OCA: Have you ever taken part in the Eurasian Creative Guild (London) events?
TZ: Of course, as a member I always take part in events organised by the Eurasian Creative Guild (London) if I have a chance to do so. Even recently, on the 6th of May I participated in the zoom conference on ‘Virusology in movies’ as a moderator. I would like to thank Marat Ahmejanov for trusting me and providing me with an opportunity to share my views on the film industry.
OCA: What does the Eurasian Creative Guild mean for you and how did it influence your creative activity?
TZ: The Eurasian Creative Guild is doing an important work, it brings together all us into one big creative union. Although all the members of the guild are from different countries, with different mentality and religion, different views, we all are united by the common desire of self-realisation. Every member tries to be useful to other members and this is so important in current times. I’m really grateful that I became a member of such a union as the Eurasian Creative Guild. Thanks to the guild, I opened new horizons and new possibilities that would help me to find like-minded people and allow me to work in my favourite field which is film-making!
OCA: Please tell our readers about your own project or film.
TZ: Currently, I’m working on two film projects – “DNA: chapter 1” and “DNA: chapter 2”. Both projects are quite similar, but the difference is that in one film there is a male actor playing in 7 different hypostases, while in another one there is a female actor playing in 3 different hypostases. The film will be recorded in one room, with a green background and no decorations at all. So, it’s totally minimalistic. This is all I can say about it for now.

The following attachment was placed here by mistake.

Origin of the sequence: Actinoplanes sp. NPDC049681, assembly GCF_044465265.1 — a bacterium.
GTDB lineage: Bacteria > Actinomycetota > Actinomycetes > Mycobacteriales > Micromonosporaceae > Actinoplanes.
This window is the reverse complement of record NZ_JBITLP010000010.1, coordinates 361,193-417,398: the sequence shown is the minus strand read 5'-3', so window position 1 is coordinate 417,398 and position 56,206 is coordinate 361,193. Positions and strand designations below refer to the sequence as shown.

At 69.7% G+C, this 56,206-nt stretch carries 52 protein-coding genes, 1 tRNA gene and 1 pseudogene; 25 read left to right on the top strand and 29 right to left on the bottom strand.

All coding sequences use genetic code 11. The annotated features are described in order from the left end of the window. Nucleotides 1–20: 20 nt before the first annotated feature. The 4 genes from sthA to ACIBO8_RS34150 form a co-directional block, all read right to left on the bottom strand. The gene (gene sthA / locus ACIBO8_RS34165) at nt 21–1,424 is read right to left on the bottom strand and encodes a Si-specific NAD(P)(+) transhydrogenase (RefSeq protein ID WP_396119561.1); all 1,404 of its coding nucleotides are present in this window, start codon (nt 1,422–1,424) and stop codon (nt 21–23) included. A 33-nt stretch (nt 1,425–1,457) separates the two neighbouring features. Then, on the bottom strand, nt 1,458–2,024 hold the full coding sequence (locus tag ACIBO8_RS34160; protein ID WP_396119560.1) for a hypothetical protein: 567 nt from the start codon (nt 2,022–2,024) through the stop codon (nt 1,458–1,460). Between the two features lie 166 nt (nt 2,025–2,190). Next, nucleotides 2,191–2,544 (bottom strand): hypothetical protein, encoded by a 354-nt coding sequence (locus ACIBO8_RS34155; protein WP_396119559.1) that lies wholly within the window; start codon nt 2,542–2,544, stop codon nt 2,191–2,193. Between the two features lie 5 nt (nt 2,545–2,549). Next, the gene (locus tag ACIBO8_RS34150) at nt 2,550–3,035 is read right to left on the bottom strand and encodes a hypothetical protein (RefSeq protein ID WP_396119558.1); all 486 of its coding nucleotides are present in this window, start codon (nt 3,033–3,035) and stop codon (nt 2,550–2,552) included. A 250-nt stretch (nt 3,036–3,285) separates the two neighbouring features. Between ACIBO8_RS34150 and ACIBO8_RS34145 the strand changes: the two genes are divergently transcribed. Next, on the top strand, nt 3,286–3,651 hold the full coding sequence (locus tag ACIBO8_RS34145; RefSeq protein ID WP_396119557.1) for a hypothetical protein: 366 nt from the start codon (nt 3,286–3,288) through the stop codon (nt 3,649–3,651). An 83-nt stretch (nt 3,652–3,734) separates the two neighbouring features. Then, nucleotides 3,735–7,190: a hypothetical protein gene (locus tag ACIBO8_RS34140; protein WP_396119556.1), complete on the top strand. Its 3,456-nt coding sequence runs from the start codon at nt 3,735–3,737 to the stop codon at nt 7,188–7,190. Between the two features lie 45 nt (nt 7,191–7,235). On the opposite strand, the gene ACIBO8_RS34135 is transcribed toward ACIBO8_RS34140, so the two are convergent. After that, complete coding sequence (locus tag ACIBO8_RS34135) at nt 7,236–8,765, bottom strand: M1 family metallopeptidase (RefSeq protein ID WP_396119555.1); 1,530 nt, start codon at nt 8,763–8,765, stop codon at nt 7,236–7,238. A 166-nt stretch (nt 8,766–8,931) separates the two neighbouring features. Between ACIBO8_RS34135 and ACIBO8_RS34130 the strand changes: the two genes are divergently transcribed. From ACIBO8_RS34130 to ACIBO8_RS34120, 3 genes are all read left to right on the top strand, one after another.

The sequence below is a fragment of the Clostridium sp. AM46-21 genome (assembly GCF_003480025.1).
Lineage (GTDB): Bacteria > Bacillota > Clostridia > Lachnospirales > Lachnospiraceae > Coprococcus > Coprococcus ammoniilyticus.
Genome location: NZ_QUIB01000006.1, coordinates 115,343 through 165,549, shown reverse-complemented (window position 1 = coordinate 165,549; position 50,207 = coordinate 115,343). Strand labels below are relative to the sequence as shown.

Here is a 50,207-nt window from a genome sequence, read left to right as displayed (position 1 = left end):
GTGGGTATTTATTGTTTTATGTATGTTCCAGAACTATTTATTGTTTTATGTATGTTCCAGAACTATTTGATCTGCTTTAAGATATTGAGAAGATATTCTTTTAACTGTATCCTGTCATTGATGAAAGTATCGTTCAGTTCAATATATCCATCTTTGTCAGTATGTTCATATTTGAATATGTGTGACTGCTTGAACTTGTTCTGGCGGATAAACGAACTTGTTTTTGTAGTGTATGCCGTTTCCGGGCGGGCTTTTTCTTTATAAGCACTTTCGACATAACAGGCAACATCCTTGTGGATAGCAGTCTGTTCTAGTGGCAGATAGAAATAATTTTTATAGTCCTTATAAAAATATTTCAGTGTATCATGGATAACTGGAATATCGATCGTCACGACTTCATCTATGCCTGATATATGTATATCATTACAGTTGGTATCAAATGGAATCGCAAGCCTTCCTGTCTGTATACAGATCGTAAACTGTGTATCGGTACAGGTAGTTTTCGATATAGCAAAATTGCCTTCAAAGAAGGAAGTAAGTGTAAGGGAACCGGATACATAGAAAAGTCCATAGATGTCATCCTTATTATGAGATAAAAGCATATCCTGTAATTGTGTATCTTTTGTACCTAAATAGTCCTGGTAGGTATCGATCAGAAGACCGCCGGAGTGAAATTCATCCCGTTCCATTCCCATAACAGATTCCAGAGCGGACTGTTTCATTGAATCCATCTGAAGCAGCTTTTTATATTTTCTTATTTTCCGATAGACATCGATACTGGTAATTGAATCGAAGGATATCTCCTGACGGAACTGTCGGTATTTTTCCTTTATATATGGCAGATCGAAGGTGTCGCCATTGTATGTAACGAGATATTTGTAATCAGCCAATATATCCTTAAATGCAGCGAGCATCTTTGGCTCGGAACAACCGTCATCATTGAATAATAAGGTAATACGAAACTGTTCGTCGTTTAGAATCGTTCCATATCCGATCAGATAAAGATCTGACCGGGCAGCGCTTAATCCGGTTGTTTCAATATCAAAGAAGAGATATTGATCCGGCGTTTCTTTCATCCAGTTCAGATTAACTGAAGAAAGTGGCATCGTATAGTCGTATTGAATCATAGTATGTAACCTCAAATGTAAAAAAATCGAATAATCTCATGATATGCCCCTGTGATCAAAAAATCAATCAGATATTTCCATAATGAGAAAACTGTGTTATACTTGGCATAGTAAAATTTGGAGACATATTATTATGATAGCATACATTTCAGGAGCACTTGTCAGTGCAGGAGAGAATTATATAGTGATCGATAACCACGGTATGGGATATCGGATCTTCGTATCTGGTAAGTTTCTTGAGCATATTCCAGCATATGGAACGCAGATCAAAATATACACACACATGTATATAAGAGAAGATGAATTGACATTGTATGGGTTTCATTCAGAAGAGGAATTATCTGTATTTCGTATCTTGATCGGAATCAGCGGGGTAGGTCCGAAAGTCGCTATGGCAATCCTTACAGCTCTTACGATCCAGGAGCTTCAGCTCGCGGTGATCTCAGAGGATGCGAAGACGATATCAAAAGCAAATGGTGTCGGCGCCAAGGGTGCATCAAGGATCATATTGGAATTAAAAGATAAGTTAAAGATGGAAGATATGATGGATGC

OCA: What projects or exhibitions do you plan to participate in the future?
TZ: I already participated in the film festivals “Go East”, “Weisbaden” in Germany, “Eurasia” in Astana (Kazakhstan), Cannes festival in France, and I would like to to participate in other film festivals as well.
OCA: What would you wish for people that have just started their journey in the movie industry?
TZ: I’m not the biggest expert in the movie industry so I cannot really give any advice. But I want to say just one thing – be sincere.
OCA: In general, what is your attitude towards the movie industry in Central Asia? What problems do you see and how would you solve them?TZ: This is a very difficult question for all the movie makers. For the domestic market, private companies release movies with small budgets, usually comedies, and they are quite successful in terms of making a profit. But there are also big governmental companies which allocate large budgets to their movies, but they are not profitable because their theme and message is about patriotism, ideology and country image. Such movies can be profitable only if the country’s population exceeds 50 million people, as said by a famous German producer Karl Baumgarner, and I completely agree with him. The answer is obvious. I would personally recommend those companies to co-produce with other countries in order to reach a wider audience and earn corresponding profits. But if it’s an auteur cinema, it should be supported by funds, film festivals and those who simply love movies!